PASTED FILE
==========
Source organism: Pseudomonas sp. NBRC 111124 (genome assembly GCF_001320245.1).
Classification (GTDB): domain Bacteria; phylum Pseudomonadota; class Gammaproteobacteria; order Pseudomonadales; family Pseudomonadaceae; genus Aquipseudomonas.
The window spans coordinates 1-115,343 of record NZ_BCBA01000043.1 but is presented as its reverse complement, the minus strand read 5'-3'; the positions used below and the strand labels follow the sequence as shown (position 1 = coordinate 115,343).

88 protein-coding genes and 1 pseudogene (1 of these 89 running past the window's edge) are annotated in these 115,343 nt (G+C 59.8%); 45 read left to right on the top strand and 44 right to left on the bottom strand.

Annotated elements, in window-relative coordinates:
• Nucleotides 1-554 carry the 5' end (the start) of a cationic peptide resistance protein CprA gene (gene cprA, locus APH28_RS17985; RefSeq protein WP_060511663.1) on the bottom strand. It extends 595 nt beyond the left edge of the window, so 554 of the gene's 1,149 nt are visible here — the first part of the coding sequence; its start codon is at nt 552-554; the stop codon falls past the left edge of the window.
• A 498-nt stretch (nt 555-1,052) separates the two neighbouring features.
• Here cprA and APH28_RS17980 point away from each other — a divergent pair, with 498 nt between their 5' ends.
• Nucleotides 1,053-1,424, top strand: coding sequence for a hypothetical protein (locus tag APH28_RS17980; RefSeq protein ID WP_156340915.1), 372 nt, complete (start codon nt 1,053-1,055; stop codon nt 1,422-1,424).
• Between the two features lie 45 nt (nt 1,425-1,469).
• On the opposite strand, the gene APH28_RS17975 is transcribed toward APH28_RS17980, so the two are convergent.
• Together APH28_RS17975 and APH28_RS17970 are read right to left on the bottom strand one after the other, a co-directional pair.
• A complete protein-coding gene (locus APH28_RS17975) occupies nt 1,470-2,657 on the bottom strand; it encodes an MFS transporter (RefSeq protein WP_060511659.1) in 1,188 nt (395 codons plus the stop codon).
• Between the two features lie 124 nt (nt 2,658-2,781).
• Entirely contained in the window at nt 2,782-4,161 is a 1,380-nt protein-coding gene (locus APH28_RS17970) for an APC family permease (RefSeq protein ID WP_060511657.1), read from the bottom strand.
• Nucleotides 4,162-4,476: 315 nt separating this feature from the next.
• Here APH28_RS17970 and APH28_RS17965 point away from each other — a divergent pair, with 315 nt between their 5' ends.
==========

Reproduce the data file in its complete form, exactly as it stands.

Source organism: Pseudomonas sp. NBRC 111124 (genome assembly GCF_001320245.1).
Classification (GTDB): domain Bacteria; phylum Pseudomonadota; class Gammaproteobacteria; order Pseudomonadales; family Pseudomonadaceae; genus Aquipseudomonas.
The window spans coordinates 1-115,343 of record NZ_BCBA01000043.1 but is presented as its reverse complement, the minus strand read 5'-3'; the positions used below and the strand labels follow the sequence as shown (position 1 = coordinate 115,343).

88 protein-coding genes and 1 pseudogene (1 of these 89 running past the window's edge) are annotated in these 115,343 nt (G+C 59.8%); 45 read left to right on the top strand and 44 right to left on the bottom strand.

Annotated elements, in window-relative coordinates:
• Nucleotides 1-554 carry the 5' end (the start) of a cationic peptide resistance protein CprA gene (gene cprA, locus APH28_RS17985; RefSeq protein WP_060511663.1) on the bottom strand. It extends 595 nt beyond the left edge of the window, so 554 of the gene's 1,149 nt are visible here — the first part of the coding sequence; its start codon is at nt 552-554; the stop codon falls past the left edge of the window.
• A 498-nt stretch (nt 555-1,052) separates the two neighbouring features.
• Here cprA and APH28_RS17980 point away from each other — a divergent pair, with 498 nt between their 5' ends.
• Nucleotides 1,053-1,424, top strand: coding sequence for a hypothetical protein (locus tag APH28_RS17980; RefSeq protein ID WP_156340915.1), 372 nt, complete (start codon nt 1,053-1,055; stop codon nt 1,422-1,424).
• Between the two features lie 45 nt (nt 1,425-1,469).
• On the opposite strand, the gene APH28_RS17975 is transcribed toward APH28_RS17980, so the two are convergent.
• Together APH28_RS17975 and APH28_RS17970 are read right to left on the bottom strand one after the other, a co-directional pair.
• A complete protein-coding gene (locus APH28_RS17975) occupies nt 1,470-2,657 on the bottom strand; it encodes an MFS transporter (RefSeq protein WP_060511659.1) in 1,188 nt (395 codons plus the stop codon).
• Between the two features lie 124 nt (nt 2,658-2,781).
• Entirely contained in the window at nt 2,782-4,161 is a 1,380-nt protein-coding gene (locus APH28_RS17970) for an APC family permease (RefSeq protein ID WP_060511657.1), read from the bottom strand.
• Nucleotides 4,162-4,476: 315 nt separating this feature from the next.
• Here APH28_RS17970 and APH28_RS17965 point away from each other — a divergent pair, with 315 nt between their 5' ends.